Nitrogen Balance

Nitrogen balance studies were initiated in the mid-nineteenth century by Carl Voit, and such studies have been central to the definition of protein requirements. The aim of nitrogen balance studies is simple—to define the relationship between intake and all losses (urinary, fecal, and surface—mainly sweat, skin, hair, breath ammonia, nail clippings, etc.) so that the intake that allows equilibrium and provides for all losses can be identified. Thus, when the intake equals the requirement,

As indicated previously, the lowest level of losses observed, the ONL, is approximately 46 mg/kg/day, equivalent to a daily loss of 0.29gprotein/kg/day. When such subjects are re-fed with protein, losses of body protein decrease as the dietary protein provides for some of the metabolic demand. However, nitrogen losses increase with intake so that the required intake for balance is more than the ONL. The main objective of nitrogen balance studies has been to define how much extra protein above the ONL must be fed to achieve equilibrium. The literature on human nitrogen balance studies has been assessed in a meta-analysis, as shown in Figure 3. A linear regression of balance against intake will allow prediction of the ONL as the zero intake intercept. The slope of the balance curve (a/b = e) will indicate the efficiency of utilization, and the maintenance requirement (i.e., the amount that must be fed to balance all losses and produce equilibrium) is ONL/e. Thus, the currently accepted maintenance requirement (0.66 g/kg/day) derives from an analysis of the data shown in Figure 2 (the median requirement calculated from individual regressions on each individual studied at more than three levels of protein intake).

Balance = e x intake-ONL

(e = efficiency of utilisation = abalance(a)/aintake(b))

Balance = e x intake-ONL

(e = efficiency of utilisation = abalance(a)/aintake(b))

Balance = 0.47.intake - 48.1 mg N/kg/d Requirement = intake for zero balance = ONL/e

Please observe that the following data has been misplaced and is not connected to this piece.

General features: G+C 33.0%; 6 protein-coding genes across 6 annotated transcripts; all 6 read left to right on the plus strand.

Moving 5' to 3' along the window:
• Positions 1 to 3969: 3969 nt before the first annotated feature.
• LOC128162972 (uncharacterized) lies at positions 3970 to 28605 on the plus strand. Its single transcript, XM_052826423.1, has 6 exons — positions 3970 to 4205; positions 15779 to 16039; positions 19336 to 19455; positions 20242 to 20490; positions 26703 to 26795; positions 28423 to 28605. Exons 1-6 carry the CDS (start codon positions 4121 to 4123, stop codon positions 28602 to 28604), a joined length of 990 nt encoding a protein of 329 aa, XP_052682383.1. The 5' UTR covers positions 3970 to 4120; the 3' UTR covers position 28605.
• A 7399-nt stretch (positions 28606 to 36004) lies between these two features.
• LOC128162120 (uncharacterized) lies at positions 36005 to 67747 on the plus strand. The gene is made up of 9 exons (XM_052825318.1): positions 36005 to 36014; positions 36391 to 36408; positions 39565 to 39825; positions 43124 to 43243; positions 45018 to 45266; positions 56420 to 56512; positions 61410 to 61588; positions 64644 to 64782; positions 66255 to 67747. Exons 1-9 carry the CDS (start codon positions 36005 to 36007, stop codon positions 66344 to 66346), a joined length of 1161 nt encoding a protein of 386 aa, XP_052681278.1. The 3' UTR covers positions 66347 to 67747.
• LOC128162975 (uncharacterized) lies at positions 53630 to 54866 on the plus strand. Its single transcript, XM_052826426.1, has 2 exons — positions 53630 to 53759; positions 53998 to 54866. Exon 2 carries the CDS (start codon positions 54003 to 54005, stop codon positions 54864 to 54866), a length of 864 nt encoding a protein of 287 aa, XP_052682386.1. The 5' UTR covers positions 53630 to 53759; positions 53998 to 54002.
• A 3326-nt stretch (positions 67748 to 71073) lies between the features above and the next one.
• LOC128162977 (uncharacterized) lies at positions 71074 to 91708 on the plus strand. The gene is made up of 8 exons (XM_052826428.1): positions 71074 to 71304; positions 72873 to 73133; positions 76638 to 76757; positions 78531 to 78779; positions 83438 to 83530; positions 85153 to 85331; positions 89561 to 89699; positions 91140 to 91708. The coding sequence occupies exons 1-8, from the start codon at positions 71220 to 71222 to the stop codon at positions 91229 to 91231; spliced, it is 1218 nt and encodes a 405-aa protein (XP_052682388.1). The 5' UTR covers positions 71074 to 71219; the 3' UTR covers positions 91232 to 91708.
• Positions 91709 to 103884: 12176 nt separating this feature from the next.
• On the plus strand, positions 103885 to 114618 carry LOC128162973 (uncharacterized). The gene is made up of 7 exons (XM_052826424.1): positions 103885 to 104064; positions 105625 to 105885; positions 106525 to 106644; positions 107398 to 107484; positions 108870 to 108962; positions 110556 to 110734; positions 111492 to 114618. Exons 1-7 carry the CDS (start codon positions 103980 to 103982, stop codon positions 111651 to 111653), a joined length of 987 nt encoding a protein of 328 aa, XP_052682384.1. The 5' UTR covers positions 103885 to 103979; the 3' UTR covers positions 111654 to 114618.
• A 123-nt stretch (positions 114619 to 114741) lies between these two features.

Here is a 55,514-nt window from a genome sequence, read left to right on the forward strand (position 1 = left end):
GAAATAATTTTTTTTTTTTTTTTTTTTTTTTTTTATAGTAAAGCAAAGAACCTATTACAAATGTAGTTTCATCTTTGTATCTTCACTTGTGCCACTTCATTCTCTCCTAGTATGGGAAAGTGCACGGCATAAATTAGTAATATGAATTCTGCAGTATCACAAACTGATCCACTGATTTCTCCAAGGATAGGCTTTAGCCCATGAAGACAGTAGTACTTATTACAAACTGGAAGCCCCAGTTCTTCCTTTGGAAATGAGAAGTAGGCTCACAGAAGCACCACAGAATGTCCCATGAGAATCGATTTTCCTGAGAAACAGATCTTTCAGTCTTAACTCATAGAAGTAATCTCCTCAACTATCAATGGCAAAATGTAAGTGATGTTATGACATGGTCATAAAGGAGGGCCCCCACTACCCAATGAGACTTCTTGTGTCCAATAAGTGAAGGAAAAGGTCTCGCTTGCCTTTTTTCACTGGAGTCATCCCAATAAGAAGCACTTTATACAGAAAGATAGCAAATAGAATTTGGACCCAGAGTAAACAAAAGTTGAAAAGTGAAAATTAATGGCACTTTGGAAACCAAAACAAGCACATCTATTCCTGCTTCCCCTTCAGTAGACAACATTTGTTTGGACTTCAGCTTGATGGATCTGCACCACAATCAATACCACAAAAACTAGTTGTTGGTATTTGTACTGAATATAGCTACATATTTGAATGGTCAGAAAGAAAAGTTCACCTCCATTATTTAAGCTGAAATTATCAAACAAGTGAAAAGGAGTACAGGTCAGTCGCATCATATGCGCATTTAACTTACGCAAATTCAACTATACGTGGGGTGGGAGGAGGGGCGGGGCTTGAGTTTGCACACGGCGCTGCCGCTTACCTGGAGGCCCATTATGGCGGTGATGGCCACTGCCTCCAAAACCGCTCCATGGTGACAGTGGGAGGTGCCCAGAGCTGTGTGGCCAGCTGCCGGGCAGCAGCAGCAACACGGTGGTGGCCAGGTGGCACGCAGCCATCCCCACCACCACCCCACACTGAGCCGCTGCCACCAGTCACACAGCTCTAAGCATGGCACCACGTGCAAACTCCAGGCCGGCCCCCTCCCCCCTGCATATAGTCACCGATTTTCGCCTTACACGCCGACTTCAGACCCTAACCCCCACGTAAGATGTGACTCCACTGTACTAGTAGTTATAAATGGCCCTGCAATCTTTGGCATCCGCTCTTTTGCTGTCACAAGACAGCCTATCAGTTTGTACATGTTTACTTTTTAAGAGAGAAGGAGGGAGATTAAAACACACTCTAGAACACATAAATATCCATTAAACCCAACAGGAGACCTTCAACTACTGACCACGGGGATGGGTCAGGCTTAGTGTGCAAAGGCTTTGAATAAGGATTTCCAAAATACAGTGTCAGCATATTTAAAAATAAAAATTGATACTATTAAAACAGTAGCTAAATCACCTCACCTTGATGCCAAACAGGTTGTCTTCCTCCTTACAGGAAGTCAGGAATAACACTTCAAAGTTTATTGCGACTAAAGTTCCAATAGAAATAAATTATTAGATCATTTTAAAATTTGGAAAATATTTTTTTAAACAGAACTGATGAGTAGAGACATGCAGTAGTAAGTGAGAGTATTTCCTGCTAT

Figure 3 Meta-analysis of nitrogen balance studies.

Inherent Difficulties with Nitrogen Balance Studies

This apparently simple but laborious approach, which is currently the main method for investigating protein and amino acid requirements, is in fact beset with a large number of quite serious problems, as listed in Table 1.

The lack of precision results in balance being a small value compared with the much larger values of nitrogen intake and nitrogen excretion, resulting in considerable error. The various systematic errors mean that balance is usually overestimated, often with unrealistic positive balances (protein gains) at high intakes. The nonlinearity of the balance curve as losses increase to match intakes when body protein reaches the maximum level means that there is no simple term to define the overall shape of the balance curve allowing prediction of the requirement (as the zero balance intake). In practice, prediction of a zero balance-intake intercept is made

Table 1 Potential problems relating to nitrogen balance methodology


Systematic errors: intake overestimated, loss underestimated due to problem of accounting for all losses, for example, Skin surface and secretions Loss of N2 gas Expired ammonia

Endogenous NO production gives urinary nitrate, faecal ammonia, and nitrite Changing size of the body urea pool Nonlinearity of the balance curve Design